This Is Why You’re More Likely to Cry on Planes
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It's not because you're flying away from a beautiful destination.
Have you ever been on an airplane, minding your own business, and found yourself tearing up, seemingly for no apparent reason? Or perhaps you sat near someone who developed a case of the waterworks. Or maybe you encountered no actual tears but noticed that the airline played an “emotional health warning” before certain in-flight films. Are you really more likely to cry while on a plane? Is it one of the airplane myths you need to stop believing, or is there actually something happening to your body that triggers the tears?
There sure is! And, unsurprisingly, it has to do with the altitude. Think about it: When you’re inside a flying airplane, you’re miles off the ground. Not exactly a place where humans usually find themselves. So airplane cabins are pressurized to keep passengers comfortable, but there’s only so much they can do. So it’s still not the pressure levels that you’ll experience at ground level. “It’s a bit like having climbed a pretty high mountain,” explains Kate Sullivan, MSc, Head of Experience at Secret Fares and master-level well-being psychologist.
The primary tear-trigger is the lower amount of oxygen in your bloodstream. Just as oxygen thins as mountain climbers ascend, the oxygen levels in the pressurized cabin are lower than you’ll find on the ground. And in both cases, it can send your emotions for a loop. “With less oxygen available, your body goes into conservation mode,” Sullivan explains. “It takes care of essential functions first, like your circulatory and respiratory system, and ramps down some of the less crucial functions…including emotional regulation.” Cue the heightened urge to join the “Mile Cry Club.” It’s only one of several curious things that being on a plane does to your body.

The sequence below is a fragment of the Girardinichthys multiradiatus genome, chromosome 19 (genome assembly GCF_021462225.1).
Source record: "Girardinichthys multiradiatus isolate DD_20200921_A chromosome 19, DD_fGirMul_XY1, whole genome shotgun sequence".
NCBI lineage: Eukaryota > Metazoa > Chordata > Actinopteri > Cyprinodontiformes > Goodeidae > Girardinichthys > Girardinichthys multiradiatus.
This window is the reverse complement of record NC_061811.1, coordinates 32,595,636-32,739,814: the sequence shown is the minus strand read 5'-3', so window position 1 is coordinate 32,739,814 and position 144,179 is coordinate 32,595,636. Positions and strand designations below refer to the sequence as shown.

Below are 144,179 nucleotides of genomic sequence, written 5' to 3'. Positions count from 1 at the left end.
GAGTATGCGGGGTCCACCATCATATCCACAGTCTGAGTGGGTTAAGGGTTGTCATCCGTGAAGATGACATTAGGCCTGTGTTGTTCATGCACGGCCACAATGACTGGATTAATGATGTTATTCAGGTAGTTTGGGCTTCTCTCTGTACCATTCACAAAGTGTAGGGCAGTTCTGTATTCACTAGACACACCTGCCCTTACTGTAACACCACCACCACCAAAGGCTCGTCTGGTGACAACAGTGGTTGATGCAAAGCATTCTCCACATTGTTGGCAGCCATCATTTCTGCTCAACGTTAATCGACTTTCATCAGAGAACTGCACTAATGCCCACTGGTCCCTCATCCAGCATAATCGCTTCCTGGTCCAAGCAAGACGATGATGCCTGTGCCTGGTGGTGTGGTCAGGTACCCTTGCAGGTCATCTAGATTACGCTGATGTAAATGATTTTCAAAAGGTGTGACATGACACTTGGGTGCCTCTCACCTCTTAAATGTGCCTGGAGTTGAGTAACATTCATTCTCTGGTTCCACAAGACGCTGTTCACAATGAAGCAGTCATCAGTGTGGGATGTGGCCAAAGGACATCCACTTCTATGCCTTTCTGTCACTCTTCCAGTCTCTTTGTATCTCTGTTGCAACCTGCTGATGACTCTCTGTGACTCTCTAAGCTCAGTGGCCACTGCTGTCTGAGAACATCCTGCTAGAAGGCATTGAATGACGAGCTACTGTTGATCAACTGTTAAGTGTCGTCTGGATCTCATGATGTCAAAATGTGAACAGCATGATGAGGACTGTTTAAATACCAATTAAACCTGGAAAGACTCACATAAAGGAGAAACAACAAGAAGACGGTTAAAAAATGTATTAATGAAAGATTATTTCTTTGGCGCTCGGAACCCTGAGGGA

Another potential cause of your heightened emotions is dehydration. “Because the air circulated in the cabin is very dry…we get pretty darn dehydrated on a plane,” Sullivan says. And being dehydrated can have all sorts of adverse effects on your 30,000-foot-high body, not the least of which is making you prone to negative emotions like anxiety and sorrow.
But it’s not just because of the effects being up so high has on your body—there is an emotional component, too! “From a psychological perspective, the mere act of flying can make you more likely to cry,” Sullivan says. “Even if you’re not afraid of planes, it’s a stressful situation.” Taking a flight often involves saying goodbye to someone in the place you’re leaving, which can be emotional. You can be worried about turbulence, losing your luggage, or making a connection. You could be hearing the wails of a fussy baby. So your nerves might be a little frayed, which certainly doesn’t help when your body’s emotional regulation is already on “low.”
There are a couple of ways to stave off the tears while you’re flying. Drink plenty of water before and during your flight to stay as hydrated as possible. If you really want to maximize hydration, Sullivan recommends using a moisturizing face mask. You can also keep your mind occupied with a tricky puzzle or brain game, like these printable crossword puzzles. And if you’re going to watch a movie, maybe choose one that’s a bit more lighthearted in content—save Titanic and Pixar’s Up for a fully earthbound movie night. And, finally, make flying a more pleasant, less cry-worthy overall experience with these 12 tips to make air travel less stressful.